The holiday season is especially busy for dancers. Add Nutcracker to the list and you’ve got what feels like an overwhelming month-long marathon. This article will discuss common pitfalls when fueling for Nutcracker and help dancers formulate a meal plan that supports the high-energy demands of this extreme (and busy) performance season.
Nutcracker Season: 10 Meal Plan Mistakes
- You’re under-eating. Whether intentionally cutting calories or unintentionally skipping snacks thanks to a busy afternoon (I’m looking at your Party Scene and Snow rehearsals), eating too few calories starves your body of the energy it needs to function. Nutrition for Nutcracker Meal Planning Tip: instead of counting calories, learn how to assess your dancing body’s needs with these tips.
- You’re swapping favorite foods with “lighter” options. Physical fullness does not necessarily equate to meeting your body’s energy needs. Opting for a big ol’ kale salad will likely leave you feeling physically full, but chances are, you’ll be hit with fatigue (and a bloated tummy) later on. Nutrition for Nutcracker Meal Planning Tip: choose foods that satisfy! Learn more about it here.
- You’re skimping on fat. Cutting out fat can wreak serious havoc on your body’s hormonal balance, leaving you at risk for stress fractures later in the season. Nutrition for Nutcracker Meal Planning Tip: don’t fear fat! Learn more about the important role of fat in your diet here.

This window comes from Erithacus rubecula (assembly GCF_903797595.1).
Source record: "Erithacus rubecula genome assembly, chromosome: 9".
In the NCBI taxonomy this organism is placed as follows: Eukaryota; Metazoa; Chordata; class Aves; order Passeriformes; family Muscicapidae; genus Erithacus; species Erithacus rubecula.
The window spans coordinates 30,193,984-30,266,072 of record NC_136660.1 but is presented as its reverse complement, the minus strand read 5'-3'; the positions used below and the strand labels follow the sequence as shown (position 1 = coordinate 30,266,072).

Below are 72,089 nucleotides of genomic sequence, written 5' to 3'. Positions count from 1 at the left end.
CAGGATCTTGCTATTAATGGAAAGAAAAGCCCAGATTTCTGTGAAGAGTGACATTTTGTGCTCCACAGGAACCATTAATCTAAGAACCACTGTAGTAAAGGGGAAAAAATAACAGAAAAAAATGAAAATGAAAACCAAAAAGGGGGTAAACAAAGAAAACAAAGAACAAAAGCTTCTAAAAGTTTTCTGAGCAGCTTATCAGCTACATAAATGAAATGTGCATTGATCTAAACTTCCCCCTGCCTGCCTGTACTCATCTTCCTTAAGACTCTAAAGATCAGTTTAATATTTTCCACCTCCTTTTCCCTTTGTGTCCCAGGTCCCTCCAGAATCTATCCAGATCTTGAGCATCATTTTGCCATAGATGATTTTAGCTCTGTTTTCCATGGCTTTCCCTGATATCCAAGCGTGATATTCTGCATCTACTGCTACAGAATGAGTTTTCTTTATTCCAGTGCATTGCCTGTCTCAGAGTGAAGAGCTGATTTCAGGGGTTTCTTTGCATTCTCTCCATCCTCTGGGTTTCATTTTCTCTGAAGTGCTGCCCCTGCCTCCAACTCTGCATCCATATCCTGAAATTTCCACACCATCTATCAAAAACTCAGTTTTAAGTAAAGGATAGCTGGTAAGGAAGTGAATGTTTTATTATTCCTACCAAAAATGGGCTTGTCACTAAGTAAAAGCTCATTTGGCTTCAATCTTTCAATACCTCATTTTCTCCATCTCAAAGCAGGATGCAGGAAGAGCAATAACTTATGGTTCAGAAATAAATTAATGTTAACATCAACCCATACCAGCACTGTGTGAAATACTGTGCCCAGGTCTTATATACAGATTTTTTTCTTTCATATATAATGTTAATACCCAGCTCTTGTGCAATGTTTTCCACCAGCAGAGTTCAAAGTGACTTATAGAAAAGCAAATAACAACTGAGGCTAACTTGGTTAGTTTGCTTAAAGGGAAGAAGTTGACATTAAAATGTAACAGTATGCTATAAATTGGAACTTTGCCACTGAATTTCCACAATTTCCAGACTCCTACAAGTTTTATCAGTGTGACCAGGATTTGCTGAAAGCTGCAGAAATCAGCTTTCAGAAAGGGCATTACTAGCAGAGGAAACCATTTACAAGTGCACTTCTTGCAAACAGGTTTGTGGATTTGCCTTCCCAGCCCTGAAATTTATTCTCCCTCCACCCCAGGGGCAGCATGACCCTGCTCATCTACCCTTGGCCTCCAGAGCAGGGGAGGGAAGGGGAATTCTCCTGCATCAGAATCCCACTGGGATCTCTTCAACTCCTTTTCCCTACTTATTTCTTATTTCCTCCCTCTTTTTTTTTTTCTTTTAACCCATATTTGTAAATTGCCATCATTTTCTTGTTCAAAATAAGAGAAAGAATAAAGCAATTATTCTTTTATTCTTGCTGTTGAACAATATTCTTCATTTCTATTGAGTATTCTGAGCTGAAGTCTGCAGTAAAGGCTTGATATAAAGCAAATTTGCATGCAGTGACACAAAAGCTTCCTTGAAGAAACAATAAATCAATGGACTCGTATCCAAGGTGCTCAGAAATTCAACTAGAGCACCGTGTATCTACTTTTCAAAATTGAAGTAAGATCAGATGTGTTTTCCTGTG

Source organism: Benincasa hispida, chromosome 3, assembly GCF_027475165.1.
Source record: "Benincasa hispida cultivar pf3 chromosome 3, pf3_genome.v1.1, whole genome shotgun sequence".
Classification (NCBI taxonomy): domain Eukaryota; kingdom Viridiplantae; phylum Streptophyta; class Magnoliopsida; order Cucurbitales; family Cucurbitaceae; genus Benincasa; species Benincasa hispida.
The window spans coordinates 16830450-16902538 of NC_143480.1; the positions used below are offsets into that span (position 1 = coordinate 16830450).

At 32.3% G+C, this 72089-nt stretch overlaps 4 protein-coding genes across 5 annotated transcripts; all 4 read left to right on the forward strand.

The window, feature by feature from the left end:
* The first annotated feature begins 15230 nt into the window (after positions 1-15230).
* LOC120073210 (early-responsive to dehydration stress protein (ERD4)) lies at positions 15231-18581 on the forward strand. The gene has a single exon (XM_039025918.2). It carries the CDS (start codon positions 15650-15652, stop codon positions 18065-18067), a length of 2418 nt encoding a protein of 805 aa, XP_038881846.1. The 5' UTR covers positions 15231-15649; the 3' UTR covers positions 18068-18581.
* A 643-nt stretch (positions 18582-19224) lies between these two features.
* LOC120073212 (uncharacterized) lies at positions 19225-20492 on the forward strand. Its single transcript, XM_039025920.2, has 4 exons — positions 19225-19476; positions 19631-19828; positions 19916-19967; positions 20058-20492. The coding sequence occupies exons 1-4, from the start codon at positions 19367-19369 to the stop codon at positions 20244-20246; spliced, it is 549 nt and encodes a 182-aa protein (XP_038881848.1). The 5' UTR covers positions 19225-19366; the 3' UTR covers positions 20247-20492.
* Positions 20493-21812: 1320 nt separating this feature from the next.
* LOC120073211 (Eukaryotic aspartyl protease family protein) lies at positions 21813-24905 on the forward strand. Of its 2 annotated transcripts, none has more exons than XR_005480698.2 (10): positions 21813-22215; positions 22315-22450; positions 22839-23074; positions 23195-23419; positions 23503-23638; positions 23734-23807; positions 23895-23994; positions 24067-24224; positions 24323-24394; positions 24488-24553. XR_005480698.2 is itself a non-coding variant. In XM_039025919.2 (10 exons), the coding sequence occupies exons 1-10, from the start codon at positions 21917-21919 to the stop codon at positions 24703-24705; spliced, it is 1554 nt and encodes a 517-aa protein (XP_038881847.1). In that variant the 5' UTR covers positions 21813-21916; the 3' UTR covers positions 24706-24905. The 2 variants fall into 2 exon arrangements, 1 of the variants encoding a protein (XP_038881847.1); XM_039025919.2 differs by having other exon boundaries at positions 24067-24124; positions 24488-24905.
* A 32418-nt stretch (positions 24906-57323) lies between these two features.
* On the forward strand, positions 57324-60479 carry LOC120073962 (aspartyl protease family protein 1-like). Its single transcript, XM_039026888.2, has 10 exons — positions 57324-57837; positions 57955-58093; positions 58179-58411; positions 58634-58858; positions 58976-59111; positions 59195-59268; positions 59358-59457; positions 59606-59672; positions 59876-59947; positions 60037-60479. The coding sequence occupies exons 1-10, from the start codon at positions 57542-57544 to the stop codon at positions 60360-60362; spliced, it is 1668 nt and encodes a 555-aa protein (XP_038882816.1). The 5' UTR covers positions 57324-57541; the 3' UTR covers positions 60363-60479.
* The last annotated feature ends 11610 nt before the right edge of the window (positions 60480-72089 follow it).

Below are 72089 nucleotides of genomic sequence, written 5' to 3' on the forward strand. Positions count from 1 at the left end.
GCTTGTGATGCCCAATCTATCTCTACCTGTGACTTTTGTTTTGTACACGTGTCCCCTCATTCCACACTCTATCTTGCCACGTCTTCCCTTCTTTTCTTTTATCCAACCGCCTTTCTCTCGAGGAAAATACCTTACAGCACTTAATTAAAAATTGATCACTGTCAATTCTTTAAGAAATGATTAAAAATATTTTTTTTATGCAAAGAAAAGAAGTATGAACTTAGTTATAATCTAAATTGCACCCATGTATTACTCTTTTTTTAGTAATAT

- You’re cutting carbs. Carbs replenish your body’s primary fuel source (glycogen). Not eating enough of this energizing nutrient will leave you sluggish and at risk for early-onset fatigue. Nutrition for Nutcracker Meal Planning Tip: add a source (or two) to every meal and snack you eat! Learn more about carbohydrates for dancers here.
- You’re letting late nights sacrifice post-performance recovery. Despite late-night performances, your body needs a nourishing plate for recovery. Nutrition for Nutcracker Meal Planning Tip: whether a full meal or a smaller snack, take advantage of your post-performance recovery window. You can learn more about it here.
- You’re dehydrated. Drinking fluids is tough between performances so you’ll want to proactively hydrate in the hours leading up to and after the show. Nutrition for Nutcracker Meal Planning Tip: consider high-water foods like cucumbers and bell peppers. You can add these to sandwiches and wraps or pair them with crackers and hummus.
- You’re obsessing over hydration. While we want to stay hydrated, drinking too many fluids through rehearsals can mask hunger and sacrifice opportunities to fuel. Nutrition for Nutcracker Meal Planning Tip: pack non-perishable snacks in your dance bag for quick changes and intermissions. Here are some ideas.
- You’re not planning ahead. In the week leading up to the show, stock non-perishable options that can keep in your dance bag and/or theatre locker. Bars, crackers, nuts, and trail mix are a few options.
- You think processed foods aren’t “clean” enough. Spoiler: clean eating could be a mask for disordered eating. Nutrition for Nutcracker Meal Planning Tip: Read more about the importance of considering convenience for building a healthy and practical meal plan.
- You’re not getting enough rest. I know firsthand how busy this performance season gets, and with weekends often taken by rehearsals, we need to proactively map a recovery plan. Nutrition for Nutcracker Meal Planning Tip: prioritize sleep when possible and check out these tips for a better night of ZzZ.